Thank you for being here with me, Bruce Hilliard and today’s guest Flood Dud, yes me, to talk about blind dates. You can say what you want about them, or even worse….go on one. This can be a marathon event to locate someone you like but with the right amount of perseverance I’ll be finding a mate.
There’s no better defining moment between artificial intelligence, in this case the dating app on my iPhone, compared humanoids, in particular your friends that know what you like, than the blind dating process.
The blind dating process that involves a matchmaking algorithm that’s set up to keep us using their app, flipping and flipping through screens in search of love only to meet this awe inspiring person and embarrassing yourself into permanent submission.
Smart Picks. Up sells. You have to budget your dating app investment to allow a few bucks for the date. I’m doing a reverse Houdini here. How hard can it be to get locked into a trick? I’ve become great at escaping but getting handcuffed and submerged in ice water in a coffin hanging from the Space Needle is getting harder and harder to find these days.
I went on a college blind date when I was 19. It was possibly the funnest date ever for me. It was a WSU barn dance in a small grange building in the middle of a wheat field in the Palouse of Eastern Washington. She was a short freckled faced chubby girl in bib overalls and a “let’s go have fun” face.
We got drunk on the way there, parked on a small road and with only the light of far off grange we cut across the pitch dark field to save time. Without being able to see where hell we were, we fell ass-over-tea-kettle into a 15 foot deep irrigation ditch full of mud. It was so dark we couldn’t see and when we realized we couldn’t climb the slippery muddy embankment to escape the bowels of death, we started laughing. And man, it’s hard to climb out of a muddy irrigation ditch when drunk and laughing hysterically.
Climbing out involved inadvertently pulling one another back to the bottom of the ditch which got us laughing to paralyzation. The picture we posed for later is one of the best mud photos ever taken at a dance.
That was then, this is now. The dating scene for us old guys is brutal. If you’re married, stay there. Don’t be thinking you can put on your “hey I’m hittin’ it now” look on and strut out there with the confidence of Buddy Love. I read in the one Christmas gift I received this year, Dating for Dummies, you should never talk about other women on these trial dates. So stay tuned because just as I felt the Titanic start to wobble and sink I played the “talk about other women” card.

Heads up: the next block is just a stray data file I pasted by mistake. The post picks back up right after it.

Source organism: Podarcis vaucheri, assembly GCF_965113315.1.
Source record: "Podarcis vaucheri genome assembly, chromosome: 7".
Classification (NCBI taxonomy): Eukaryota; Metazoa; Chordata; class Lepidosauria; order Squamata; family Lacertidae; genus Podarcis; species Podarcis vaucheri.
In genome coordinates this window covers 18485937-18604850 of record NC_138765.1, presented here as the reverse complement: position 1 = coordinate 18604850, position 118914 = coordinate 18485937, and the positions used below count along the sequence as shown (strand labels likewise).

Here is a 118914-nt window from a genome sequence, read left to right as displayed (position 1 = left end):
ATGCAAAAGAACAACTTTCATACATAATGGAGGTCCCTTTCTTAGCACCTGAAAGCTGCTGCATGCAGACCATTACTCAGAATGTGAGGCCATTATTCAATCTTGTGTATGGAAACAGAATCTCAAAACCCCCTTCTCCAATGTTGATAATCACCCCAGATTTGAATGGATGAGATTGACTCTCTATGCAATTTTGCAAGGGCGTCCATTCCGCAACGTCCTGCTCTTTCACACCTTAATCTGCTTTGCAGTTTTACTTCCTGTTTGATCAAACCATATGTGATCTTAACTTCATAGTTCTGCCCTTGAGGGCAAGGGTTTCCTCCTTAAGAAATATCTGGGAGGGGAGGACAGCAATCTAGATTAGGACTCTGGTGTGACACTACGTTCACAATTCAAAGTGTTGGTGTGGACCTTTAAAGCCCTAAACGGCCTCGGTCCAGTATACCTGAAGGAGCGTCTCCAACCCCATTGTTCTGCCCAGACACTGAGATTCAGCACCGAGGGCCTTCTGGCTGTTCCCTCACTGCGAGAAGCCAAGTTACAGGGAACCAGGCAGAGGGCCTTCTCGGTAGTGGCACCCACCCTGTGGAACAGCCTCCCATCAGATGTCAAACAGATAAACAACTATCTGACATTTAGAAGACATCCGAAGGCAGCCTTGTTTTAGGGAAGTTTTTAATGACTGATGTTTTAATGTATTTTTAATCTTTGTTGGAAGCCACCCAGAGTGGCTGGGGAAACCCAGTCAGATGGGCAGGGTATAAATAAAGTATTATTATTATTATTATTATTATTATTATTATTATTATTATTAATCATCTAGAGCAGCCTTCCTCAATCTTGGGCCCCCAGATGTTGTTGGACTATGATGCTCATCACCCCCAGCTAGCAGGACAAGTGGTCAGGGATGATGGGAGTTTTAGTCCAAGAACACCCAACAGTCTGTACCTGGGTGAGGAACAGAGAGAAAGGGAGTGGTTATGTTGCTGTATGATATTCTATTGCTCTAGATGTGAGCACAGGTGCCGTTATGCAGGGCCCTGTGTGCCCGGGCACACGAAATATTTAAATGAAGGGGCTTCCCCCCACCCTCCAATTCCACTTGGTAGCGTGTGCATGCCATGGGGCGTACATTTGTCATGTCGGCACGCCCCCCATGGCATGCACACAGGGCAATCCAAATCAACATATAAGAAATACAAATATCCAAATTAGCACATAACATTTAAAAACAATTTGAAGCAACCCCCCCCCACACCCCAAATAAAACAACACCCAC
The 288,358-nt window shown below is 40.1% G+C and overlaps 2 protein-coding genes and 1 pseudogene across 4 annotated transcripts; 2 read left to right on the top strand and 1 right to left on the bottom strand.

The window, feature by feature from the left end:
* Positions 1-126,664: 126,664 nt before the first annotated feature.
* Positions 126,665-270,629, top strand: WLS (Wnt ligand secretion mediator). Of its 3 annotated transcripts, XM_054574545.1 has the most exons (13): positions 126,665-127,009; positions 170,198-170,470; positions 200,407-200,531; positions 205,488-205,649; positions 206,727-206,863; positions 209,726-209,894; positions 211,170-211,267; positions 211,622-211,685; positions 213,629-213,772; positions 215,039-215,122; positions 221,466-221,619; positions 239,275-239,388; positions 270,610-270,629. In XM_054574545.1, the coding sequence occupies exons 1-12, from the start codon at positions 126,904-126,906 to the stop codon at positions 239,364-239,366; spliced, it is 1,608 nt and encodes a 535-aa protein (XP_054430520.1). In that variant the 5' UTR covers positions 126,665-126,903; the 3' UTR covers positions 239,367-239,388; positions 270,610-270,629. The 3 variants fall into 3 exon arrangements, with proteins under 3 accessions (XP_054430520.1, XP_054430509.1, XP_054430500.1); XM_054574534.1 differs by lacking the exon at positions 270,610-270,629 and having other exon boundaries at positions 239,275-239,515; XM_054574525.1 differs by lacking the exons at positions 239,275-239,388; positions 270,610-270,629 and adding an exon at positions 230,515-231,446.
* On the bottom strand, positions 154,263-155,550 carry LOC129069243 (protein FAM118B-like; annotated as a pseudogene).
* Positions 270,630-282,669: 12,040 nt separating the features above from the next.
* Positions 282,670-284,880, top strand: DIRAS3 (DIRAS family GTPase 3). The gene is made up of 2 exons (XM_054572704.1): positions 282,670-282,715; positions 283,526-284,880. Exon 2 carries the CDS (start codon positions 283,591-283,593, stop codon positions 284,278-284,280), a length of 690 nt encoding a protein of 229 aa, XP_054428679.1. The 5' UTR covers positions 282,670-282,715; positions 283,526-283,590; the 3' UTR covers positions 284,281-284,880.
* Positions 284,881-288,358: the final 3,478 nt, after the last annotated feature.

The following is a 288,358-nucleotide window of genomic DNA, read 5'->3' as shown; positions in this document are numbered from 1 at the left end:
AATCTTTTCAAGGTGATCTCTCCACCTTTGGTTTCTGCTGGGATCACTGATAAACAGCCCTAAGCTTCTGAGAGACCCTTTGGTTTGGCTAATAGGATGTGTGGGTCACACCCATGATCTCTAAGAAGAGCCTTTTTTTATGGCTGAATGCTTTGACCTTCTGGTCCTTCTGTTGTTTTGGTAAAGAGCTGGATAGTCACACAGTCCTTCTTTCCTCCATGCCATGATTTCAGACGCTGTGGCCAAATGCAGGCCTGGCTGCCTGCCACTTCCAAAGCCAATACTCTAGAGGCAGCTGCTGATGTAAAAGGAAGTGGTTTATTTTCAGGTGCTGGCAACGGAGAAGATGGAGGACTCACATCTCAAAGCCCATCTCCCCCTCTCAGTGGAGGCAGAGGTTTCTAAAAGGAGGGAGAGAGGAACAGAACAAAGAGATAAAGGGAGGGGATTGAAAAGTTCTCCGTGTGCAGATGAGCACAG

I was at the meet up bar before my mystery date and spotted her oddly shaped butt as she waddled though the doors. I waved to her and pulled out her chair. Something told me I was in for an awkward test of my character.
We chatted for a minute and ordered. She said she was dying for a rum and coke so she ordered a Margarita and meatballs. I wanted a glass shard Tabasco smoothy but stuck with the near beer I’d been nursing before the princess arrived.
Then the screening began. It began with the description of her favorite husband…the one that could do everything I do only far better. He played every instrument and was an awesome DJ. He was ambidextrous and had perfect pitch. I wanted to say “same here” but walking on water wouldn’t have impressed this jaded lady.
So it was my turn to impress. I wanted to use the airline joke and tell her in the unlikely event of a water landing, we could use her ego as a floatation device, but no. Here’s what I did.
I changed the topic to my YMCA friend Freya. My way too young Freya is happily married and is in no way romantically involved, at least that she knows of, with me. Freya was my helper smurf when I needed advice as to a place to meet this ice cold blind date super sized Slurpee.
My dear Freya, without hesitation texted me the name of this happy hour haven. It sounded like she recommended the place based on her experience there. (Turns out she’d never been to the place.) I took off on how special my friend Freya is, what a friend she has been through the years, how young and pretty she is, how smart she is, and that she defies the 95% chance of being a grossly out of shape gas bag in a statistic America leads the world.
Maybe the actual turning point in the evening occurred when I said how lucky Freya’s car seat must be.
I got up to go to the bathroom and looked for the escape window like the one in the long running sitcom Big Bang Theory. I laughed out loud, zipped up and returned to an empty table. She had paid for the drinks and meatballs and was ready to bolt. I walked her to her car and went home to share the story with you.